Akaike Information Criterion Vs Likelihood Ratio Test

In summary: Cross-validation is a way to test the generalizability of a model. You divide the data into two parts, randomly selecting a fraction of it to use for training the model, and a fraction to use for testing the model. You use the model to predict the data in the other part of the data set. If the model is good at predicting the data in the training set, it is likely to be good at predicting the data in the testing set.
  • #1
CGandC
326
34
TL;DR Summary
In both Akaike Information Criterion and Likelihood Ratio Test we compare likelihoods to understand the better fit to the empirical data, but what's the difference between Akaike Information Criterion and Likelihood Ratio Test?
Hello,

I want to understand the difference between both goodness-of-fit tests, I would be glad if you could help me:

Akaike Information criterion is defined as:

## AIC_i = - 2log( L_i ) + 2K_i ##

Where ##L_i## is the likelihood function defined for distribution model ##i## .
##K_i## is the number of parameters of the distribution model. for example, for exponential distribution we have only lambda so ##K_{exponential} = 1##

So if I want to know which distribution better fits the empirical data, I see which AIC is higher and choose the representative distribution for that high AIC.

Likelihood Ratio Test is defined as ( According to " Clauset , et al . Power law distributions in empirical data" ):

" The basic idea behind the likelihood ratio test is to compute the likelihood of
the data under two competing distributions. The one with the higher likelihood is
then the better fit. Alternatively, one can calculate the ratio of the two likelihoods,
or equivalently the logarithm R of the ratio, which is positive or negative depending
on which distribution is better, or zero in the event of a tie. "Bottom line:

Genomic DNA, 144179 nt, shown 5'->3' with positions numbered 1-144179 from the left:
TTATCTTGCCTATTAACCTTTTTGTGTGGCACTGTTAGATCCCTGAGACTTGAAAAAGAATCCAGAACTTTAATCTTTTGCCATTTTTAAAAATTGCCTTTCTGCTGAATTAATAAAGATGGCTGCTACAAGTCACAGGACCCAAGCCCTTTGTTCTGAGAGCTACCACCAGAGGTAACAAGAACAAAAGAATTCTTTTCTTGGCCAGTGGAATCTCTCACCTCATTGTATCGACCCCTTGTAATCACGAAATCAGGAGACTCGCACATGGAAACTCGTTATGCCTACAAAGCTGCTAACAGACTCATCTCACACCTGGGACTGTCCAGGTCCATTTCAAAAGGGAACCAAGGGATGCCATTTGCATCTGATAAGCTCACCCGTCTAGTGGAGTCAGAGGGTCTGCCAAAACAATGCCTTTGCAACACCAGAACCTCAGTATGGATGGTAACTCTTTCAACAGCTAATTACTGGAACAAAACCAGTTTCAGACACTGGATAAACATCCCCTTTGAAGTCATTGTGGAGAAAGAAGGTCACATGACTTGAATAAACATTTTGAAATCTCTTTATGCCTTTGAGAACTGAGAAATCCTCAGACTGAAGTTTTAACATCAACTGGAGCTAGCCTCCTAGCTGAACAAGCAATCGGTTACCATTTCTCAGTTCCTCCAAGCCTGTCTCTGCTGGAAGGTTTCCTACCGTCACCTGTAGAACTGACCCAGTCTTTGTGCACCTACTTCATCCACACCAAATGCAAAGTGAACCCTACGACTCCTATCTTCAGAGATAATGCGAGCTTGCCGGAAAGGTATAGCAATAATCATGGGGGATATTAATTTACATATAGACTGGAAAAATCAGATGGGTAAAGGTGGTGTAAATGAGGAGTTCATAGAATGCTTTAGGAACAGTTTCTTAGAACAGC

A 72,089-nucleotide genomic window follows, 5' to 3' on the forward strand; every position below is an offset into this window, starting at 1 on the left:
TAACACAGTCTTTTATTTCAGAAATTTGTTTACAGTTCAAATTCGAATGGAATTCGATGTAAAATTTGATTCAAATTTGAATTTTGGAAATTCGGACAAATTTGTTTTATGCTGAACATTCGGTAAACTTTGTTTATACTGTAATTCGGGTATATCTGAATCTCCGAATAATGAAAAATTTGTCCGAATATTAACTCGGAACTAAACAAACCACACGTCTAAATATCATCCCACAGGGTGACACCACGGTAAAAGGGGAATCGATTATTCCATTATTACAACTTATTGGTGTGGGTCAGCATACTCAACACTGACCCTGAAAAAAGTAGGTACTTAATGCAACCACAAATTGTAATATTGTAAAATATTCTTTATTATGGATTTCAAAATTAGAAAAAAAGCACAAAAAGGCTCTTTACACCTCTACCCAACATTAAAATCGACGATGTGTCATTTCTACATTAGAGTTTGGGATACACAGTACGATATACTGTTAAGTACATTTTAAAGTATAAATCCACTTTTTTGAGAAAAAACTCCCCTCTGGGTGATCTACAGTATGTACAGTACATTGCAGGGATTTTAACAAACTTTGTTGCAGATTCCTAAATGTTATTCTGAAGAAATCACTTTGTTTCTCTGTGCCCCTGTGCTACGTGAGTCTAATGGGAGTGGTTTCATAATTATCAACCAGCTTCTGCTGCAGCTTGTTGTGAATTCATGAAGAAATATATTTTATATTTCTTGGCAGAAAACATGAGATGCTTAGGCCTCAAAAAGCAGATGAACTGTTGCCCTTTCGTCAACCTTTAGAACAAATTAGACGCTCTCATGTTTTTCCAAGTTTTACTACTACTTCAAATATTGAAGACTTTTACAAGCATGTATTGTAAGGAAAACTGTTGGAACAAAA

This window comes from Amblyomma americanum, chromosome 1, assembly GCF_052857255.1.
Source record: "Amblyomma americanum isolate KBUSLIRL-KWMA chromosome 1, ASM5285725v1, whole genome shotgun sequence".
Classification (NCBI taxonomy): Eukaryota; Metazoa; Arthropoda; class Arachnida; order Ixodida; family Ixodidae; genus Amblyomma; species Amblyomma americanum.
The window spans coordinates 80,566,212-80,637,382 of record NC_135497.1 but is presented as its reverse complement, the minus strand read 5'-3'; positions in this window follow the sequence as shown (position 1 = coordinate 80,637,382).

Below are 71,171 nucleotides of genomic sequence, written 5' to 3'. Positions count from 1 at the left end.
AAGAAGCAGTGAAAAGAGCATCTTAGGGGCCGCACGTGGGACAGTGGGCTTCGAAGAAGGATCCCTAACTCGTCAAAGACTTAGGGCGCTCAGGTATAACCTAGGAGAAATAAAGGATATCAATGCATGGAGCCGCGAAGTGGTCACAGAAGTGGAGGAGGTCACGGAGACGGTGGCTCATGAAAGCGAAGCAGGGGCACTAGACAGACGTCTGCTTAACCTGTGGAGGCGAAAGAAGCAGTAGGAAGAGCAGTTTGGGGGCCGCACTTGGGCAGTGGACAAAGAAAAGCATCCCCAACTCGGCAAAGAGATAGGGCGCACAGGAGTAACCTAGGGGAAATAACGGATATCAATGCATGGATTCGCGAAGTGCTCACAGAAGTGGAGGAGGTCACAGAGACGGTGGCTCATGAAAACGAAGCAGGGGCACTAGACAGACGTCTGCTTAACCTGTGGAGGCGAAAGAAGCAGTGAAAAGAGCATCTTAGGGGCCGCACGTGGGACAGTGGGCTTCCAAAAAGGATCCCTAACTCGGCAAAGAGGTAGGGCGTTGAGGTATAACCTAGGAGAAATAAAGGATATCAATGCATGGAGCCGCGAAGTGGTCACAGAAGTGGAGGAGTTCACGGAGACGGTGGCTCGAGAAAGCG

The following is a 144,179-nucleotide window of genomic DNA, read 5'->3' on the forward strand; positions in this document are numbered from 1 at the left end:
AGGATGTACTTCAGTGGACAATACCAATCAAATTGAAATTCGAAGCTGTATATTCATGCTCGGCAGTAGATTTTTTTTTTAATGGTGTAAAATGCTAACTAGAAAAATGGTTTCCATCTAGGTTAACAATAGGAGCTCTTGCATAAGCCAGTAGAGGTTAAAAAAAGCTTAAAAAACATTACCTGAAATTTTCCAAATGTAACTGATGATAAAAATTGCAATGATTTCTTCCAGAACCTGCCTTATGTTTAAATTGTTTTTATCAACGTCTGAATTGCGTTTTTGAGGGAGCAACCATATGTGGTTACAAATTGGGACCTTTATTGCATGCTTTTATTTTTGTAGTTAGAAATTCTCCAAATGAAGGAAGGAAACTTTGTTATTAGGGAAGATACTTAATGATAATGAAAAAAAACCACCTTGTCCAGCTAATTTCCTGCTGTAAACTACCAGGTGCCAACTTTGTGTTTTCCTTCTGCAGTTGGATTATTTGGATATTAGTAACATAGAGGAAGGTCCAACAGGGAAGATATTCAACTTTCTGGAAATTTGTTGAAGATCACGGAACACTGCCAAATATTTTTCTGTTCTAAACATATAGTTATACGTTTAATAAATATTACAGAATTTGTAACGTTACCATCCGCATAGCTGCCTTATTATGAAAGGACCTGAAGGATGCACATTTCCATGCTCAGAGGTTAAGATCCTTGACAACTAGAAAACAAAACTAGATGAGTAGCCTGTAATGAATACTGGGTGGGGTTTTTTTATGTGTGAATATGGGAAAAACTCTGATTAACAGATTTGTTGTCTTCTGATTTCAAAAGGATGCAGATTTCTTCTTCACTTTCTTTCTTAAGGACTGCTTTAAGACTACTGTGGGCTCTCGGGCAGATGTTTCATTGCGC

We can see that both in the Akaike and Likelihood ratio test, essentially I compare the likelihood functions for different distribution models and I choose the bigger one which is representative of the better distribution fit. using both methods as described above yielded me very similar results in MATLAB.
So I don't really understand the difference between both methods, maybe I'm understanding these methods wrong?
 
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  • #2
CGandC said:
So if I want to know which distribution better fits the empirical data, I see which AIC is higher
Did you mean to say "lower"?
 
  • #3
Stephen Tashi said:
Did you mean to say "lower"?

Yes, sorry.
 
  • #4
A practical distinction is that a larger number of free parameters in a model makes its AIC higher, thus making the model less preferable. The log liklihood ratio isn't directly affected by the numbers of free parameters in the models.
 
  • #5
I found another distinction:

Likelihood ratio test is defined to test for distributions that are nested.

For example: I can use for this test to determine whether power-law PDF or power-law with cutoff PDF fit the data better because the power-law PDF is a nested PDF model of the power-law with cutoff PDF.

However, Akaike Information Criterion is general and has no model limitations like the Likelihood ratio test has, but It indeed provides high values when computed.

Besides these main distinctions:
What are some advantages and disadvantages of using AIC over LRT ( likelihood ratio test )?
 
  • #6
CGandC said:
I found another distinction:

Likelihood ratio test is defined to test for distributions that are nested.